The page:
PollDaddy just got a new heart


A couple of months ago we told you about some of the work we have been doing under the hood here at PollDaddy. To recap, since we joined the team at Automattic, we have been putting all of their great WordPress developers to work helping us to build a more stable and scalable solution for PollDaddy. We decided to switch from using .NET and SQL Server to PHP and MySQL to power the site. This meant that we could utilize some of the 1,200 servers Automattic have in use.  Over the past 6 months we have been working to make this transition possible.

Yesterday, we quietly relaunched the site in PHP/MySQL and everything went as planned. What does all of this mean for our users? Well you wont notice any monumental changes for the moment. A couple of things you should notice is that all of the reporting for surveys and polls should now run a lot quicker. In general the site should feel a lot more responsive and lighter to use. We decided not to add any new features to this build so as to remain focused on getting what we had working right first. So from here on in, we will start adding all the great features you have requested over the past few months.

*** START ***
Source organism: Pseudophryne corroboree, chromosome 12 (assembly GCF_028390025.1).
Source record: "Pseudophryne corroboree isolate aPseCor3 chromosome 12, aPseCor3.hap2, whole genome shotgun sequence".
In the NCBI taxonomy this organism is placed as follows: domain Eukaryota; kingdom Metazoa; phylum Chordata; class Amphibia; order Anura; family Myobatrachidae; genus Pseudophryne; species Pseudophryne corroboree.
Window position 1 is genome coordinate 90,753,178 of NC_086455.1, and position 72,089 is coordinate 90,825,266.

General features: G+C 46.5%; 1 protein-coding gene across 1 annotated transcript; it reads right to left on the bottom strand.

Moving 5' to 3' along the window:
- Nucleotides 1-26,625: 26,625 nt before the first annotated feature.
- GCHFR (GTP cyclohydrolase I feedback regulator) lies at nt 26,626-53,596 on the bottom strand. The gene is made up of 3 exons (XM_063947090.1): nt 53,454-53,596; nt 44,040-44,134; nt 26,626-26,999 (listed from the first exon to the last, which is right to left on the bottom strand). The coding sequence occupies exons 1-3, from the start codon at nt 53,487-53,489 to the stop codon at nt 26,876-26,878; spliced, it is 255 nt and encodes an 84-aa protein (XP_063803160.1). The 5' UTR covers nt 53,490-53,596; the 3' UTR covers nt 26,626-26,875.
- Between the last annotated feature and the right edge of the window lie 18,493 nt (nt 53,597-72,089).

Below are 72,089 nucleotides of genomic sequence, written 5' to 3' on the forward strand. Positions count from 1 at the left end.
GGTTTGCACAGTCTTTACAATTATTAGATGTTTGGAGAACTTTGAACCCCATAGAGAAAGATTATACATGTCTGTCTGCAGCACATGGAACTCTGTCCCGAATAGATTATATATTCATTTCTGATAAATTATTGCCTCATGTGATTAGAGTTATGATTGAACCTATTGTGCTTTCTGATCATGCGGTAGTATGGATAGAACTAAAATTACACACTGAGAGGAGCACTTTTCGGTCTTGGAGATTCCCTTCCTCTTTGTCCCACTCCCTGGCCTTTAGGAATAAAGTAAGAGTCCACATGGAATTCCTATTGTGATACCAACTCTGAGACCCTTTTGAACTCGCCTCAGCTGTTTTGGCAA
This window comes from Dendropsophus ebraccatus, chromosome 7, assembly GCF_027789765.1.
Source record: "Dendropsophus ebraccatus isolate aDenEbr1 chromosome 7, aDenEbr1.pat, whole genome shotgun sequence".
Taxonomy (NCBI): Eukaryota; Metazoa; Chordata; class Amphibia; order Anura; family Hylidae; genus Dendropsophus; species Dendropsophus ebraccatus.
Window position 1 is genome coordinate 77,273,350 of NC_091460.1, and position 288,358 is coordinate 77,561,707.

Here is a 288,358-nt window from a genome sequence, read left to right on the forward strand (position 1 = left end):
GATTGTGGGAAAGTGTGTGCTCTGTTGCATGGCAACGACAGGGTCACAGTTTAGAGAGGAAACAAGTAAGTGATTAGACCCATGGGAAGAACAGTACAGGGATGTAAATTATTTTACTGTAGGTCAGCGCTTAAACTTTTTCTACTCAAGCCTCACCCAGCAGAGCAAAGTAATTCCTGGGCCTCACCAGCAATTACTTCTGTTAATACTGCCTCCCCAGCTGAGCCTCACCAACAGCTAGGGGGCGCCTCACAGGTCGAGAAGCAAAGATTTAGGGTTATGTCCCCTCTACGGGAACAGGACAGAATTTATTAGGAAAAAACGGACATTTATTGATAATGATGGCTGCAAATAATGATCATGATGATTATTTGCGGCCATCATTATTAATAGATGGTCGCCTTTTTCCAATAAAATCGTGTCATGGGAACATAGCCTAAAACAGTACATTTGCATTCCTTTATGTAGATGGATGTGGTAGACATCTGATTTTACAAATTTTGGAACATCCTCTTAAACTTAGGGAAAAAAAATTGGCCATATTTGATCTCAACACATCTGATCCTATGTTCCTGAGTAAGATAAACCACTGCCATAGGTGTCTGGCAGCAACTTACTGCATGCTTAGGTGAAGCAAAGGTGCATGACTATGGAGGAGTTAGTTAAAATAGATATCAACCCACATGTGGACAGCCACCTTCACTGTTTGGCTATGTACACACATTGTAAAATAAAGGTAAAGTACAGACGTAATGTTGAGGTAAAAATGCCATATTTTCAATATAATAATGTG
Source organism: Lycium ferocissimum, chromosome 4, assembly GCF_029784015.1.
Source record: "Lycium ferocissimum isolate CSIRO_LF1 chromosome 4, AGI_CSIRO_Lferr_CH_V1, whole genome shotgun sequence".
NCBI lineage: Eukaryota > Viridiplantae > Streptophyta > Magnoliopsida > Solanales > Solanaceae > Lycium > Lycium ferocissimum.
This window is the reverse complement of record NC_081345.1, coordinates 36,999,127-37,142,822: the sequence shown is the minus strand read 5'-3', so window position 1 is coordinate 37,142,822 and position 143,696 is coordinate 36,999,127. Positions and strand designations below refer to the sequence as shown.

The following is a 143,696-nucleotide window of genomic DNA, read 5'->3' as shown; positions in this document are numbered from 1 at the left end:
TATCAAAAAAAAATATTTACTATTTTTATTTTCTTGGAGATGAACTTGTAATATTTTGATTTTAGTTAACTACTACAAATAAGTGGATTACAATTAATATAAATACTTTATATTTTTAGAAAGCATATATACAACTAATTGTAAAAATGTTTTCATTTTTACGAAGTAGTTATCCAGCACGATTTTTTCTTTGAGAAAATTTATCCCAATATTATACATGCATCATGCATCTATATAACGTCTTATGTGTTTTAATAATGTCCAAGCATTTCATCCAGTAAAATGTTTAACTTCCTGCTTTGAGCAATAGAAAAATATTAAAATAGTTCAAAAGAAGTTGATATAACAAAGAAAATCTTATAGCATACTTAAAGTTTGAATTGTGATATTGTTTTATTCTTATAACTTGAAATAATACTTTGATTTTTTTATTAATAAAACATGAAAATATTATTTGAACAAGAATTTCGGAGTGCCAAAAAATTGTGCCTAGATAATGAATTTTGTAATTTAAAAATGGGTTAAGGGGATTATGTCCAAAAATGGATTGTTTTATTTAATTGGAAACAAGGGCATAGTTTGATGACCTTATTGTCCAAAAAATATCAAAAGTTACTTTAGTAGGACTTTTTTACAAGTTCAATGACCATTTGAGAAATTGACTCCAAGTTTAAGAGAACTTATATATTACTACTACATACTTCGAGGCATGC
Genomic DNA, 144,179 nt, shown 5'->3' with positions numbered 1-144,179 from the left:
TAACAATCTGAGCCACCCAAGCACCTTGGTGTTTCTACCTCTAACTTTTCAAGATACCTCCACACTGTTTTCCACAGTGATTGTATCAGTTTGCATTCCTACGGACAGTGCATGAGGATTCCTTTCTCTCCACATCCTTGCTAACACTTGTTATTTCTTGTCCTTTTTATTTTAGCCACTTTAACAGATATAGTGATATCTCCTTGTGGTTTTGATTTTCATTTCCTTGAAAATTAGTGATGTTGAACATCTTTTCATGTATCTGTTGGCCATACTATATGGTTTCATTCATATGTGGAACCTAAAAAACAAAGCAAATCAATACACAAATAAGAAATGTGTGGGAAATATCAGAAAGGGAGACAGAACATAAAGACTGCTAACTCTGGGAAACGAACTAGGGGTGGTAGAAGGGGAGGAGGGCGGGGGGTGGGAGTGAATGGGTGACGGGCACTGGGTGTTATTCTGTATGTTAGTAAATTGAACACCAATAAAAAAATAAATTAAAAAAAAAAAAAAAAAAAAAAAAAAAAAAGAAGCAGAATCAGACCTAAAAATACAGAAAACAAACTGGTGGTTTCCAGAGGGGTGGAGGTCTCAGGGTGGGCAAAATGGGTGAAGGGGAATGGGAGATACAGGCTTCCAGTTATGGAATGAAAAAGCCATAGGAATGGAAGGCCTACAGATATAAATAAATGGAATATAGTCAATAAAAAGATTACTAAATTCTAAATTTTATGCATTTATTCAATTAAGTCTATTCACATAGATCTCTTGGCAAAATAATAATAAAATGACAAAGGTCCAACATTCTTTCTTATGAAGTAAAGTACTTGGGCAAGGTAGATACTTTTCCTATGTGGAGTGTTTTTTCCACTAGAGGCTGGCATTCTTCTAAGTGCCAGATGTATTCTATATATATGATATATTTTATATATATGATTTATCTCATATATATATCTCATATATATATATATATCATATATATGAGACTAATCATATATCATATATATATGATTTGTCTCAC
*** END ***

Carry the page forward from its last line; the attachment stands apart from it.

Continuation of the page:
If you have any questions about this changeover or would like to know more about how we did it, please feel free to email us or leave a message in the comments.

21 thoughts on “PollDaddy just got a new heart

  1. PHP + MySQL FTW!

    Well done! It would be great to see a post on any tech considerations / issues you ran into. Also if you used any Open Source PHP code or PEAR packages.

    All the best!

  2. Huge Congrats guys. That is no small undertaking and to have rolled it out without anyone even noticing speaks volumes of the work you’ve put into it.

  3. I would love to read some background on what had to be a monumental switch. How did you guys handle all of the data? Were you able to use in re-factoring tools or was it completely rebuilt from the ground up?

  4. Must have been quite the task, but good for you. Last year I moved all our websites at work from .NET to myql and it was an annoying task, and they aren’t nearly the tool this is. Would like to see how you did it. There are likely some good learning points.

  5. Matt told us to hand you a Guinness, and we always do what we’re told by people who can work their domain extension as part of their name.

    [offers up perfectly poured pint, just completing its cascade, and ideal for enjoying in about the length of time it takes to carefully set it down so that hands can be shaken]


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